The facts are that the applicant, Ms Rahube, and the respondent, Mr Rahube, are siblings who moved into the concerned property in North West Province with other family members in the 1970s. Their grandmother was the “owner” of the house until her passing. There is no documentary proof of this ownership. This is important because at the time, the law made it impossible for African women to have formal rights in land because of gender discrimination. Ms Rahube married and later returned to the property following the dissolution of her marriage. She had lived in the property from 1977 with her children and grandchildren. Her siblings and uncle left the property. 

In 1987, Mr Rahube was nominated by the family to be the holder of the certificate of occupation of the property, as only men were permitted to do so. In 1988, as holder of the certificate, he was issued a Deed of Grant in terms of Proclamation R293. ULTRA was enacted in 1991 and took effect in the North West Province (then Bophuthatswana) in 1998. The effect of its commencement was the automatic conversion of Deeds of Grant to ownership rights. Therefore, Mr Rahube, as the holder of the Deed of Grant, became the lawful owner of the property, although he neither lived in, nor used the property. In 2009, he instituted eviction proceedings against Ms Rahube. Ms Rahube says that it was only then that she became aware that the Deed of Grant had been converted to full right of ownership. She raised the constitutional invalidity of section 2(1) of ULTRA in opposition to the eviction and the matter was suspended in the Magistrates’ Court pending the High Court application regarding the constitutional invalidity. 

Ms Rahube sought to vindicate her rights to equality, access to housing, property, as well as just administrative action, as protected in the Bill of Rights. She argued that ULTRA perpetuated apartheid legislation, which precluded her and other African women in similar positions from holding land tenure rights simply because of their race and gender. The High Court upheld her challenge because ULTRA provides for the automatic conversion of land tenure rights to ownership without any processes to hear and consider competing claims. Further, those who were not holders of certificates or Deeds of Grant were prevented from owning properties in which they had substantial interest.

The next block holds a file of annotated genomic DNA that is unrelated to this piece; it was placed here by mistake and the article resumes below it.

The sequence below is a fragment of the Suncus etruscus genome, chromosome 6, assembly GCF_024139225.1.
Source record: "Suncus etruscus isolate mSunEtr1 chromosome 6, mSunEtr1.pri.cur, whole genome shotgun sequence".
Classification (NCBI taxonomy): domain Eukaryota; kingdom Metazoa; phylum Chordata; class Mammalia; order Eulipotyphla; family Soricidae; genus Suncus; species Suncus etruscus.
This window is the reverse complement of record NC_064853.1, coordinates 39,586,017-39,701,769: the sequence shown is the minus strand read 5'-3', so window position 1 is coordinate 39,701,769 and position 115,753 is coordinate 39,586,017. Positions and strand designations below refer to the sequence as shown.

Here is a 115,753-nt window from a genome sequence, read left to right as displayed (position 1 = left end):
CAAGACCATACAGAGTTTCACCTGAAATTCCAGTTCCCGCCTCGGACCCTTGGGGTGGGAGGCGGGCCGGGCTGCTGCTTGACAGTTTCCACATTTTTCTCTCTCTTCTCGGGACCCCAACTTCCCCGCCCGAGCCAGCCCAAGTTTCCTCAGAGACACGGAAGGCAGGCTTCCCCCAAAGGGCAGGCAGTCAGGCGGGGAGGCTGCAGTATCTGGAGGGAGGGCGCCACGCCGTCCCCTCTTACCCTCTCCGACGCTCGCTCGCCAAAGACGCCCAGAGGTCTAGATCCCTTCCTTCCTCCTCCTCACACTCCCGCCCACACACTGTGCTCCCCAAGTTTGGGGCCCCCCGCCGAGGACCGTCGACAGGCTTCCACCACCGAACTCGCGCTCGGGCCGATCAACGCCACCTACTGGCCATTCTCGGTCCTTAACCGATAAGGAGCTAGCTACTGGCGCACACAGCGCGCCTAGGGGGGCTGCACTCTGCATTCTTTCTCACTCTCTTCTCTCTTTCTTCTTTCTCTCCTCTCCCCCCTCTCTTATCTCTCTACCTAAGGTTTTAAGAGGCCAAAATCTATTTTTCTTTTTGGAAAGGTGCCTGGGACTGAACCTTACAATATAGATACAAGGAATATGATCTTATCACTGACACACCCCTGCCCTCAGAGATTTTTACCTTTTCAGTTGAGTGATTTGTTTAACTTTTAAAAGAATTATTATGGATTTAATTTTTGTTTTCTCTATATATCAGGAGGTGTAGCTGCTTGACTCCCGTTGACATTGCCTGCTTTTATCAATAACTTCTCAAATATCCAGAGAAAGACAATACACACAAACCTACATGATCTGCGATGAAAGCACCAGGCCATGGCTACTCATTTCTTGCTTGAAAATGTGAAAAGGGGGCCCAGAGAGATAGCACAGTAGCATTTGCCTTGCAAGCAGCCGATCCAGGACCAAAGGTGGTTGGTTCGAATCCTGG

The High Court found the exclusion inherently gendered because a woman could not, by law, be a head of a family and therefore, could not be a holder of the certificate and register a Deed of Grant in her name. The language in the Proclamation was racist and gendered because whilst it did not define “head of family”, it used only masculine pronouns in its text. Therefore, ULTRA recognised and converted rights which had been acquired through a discriminatory legislative framework. In addition, ULTRA provided for the automatic upgrade without the accompanying review mechanism. The High Court found section 2(1) to be inconsistent with the Constitution. 

The Constitutional Court (the Court) explored the systematic exclusion and disenfranchisement of African women during apartheid and found that often, the exclusion was executed in a seemingly gender-neutral manner. Apartheid further exacerbated their status because patriarchy was reinforced via legislation. The Court said that the matrimonial property systems of the TBVC states dispossessed African women of property rights in favour of men. Further, the language of the Proclamation made it clear that the legislature envisaged situations where only men could be the head of a family. This was emphasised by the Court when measuring the provision against the equality clause, which protects everyone from both direct and indirect discrimination. The Court noted that the property clause requires the state to take legislative and other measures to enable citizens to gain land and do so, with the objects and purports of the Constitution in mind. The Court confirmed the High Court’s order retrospectively to 27 April 1994 – when the Interim Constitution came into effect. This is to offer remedy to women like Ms Rahube, who were usurped of their property rights due to discriminatory legislation.  

The judgment is important because of the particular history of African women during apartheid. As part of an already vulnerable group, race, class and gender compounded their suffering. What the judgment does is ask whether under the new democracy, an African woman truly benefits from the Constitution. Further, the judgment is a victory for security of tenure for women and emphasises the importance for access to both formal and substantive equality. The judgment also illustrates how a seemingly progressive and neutral law can be discriminatory for vulnerable groups such as African women. Despite the progressive intentions of ULTRA, however, its roots in discriminatory apartheid legislation fell far short of the constitutional goals of equality as well as rights to housing, property and tenure security. It is important for the legislators, when seeking to redress past inequalities, to adopt a contextual approach and consider South Africa’s particular history of exclusion and rights violations.  

By Rebecca Sibanda: Legal Assistant
1 November 2018